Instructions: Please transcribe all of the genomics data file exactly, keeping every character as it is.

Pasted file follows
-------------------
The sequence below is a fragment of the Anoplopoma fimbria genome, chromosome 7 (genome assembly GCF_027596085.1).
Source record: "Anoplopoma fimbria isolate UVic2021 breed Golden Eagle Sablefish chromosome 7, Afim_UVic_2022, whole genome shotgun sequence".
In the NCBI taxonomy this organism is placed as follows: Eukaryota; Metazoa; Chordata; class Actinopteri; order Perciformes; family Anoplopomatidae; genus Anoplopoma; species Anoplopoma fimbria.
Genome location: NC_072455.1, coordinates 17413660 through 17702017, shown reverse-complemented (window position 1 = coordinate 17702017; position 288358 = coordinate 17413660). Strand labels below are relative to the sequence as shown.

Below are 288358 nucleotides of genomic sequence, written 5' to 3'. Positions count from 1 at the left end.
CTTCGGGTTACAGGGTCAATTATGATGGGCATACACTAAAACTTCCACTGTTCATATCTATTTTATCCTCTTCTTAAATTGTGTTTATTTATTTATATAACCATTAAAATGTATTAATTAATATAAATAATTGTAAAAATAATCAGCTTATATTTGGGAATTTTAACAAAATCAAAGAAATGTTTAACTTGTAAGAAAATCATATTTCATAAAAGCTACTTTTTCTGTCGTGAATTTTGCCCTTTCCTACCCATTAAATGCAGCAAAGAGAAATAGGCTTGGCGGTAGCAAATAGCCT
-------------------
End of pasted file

The sequence below is a fragment of the Anoplopoma fimbria genome, chromosome 7 (genome assembly GCF_027596085.1).
Source record: "Anoplopoma fimbria isolate UVic2021 breed Golden Eagle Sablefish chromosome 7, Afim_UVic_2022, whole genome shotgun sequence".
In the NCBI taxonomy this organism is placed as follows: Eukaryota; Metazoa; Chordata; class Actinopteri; order Perciformes; family Anoplopomatidae; genus Anoplopoma; species Anoplopoma fimbria.
Genome location: NC_072455.1, coordinates 17413660 through 17702017, shown reverse-complemented (window position 1 = coordinate 17702017; position 288358 = coordinate 17413660). Strand labels below are relative to the sequence as shown.

Below are 288358 nucleotides of genomic sequence, written 5' to 3'. Positions count from 1 at the left end.
CTTCGGGTTACAGGGTCAATTATGATGGGCATACACTAAAACTTCCACTGTTCATATCTATTTTATCCTCTTCTTAAATTGTGTTTATTTATTTATATAACCATTAAAATGTATTAATTAATATAAATAATTGTAAAAATAATCAGCTTATATTTGGGAATTTTAACAAAATCAAAGAAATGTTTAACTTGTAAGAAAATCATATTTCATAAAAGCTACTTTTTCTGTCGTGAATTTTGCCCTTTCCTACCCATTAAATGCAGCAAAGAGAAATAGGCTTGGCGGTAGCAAATAGCCT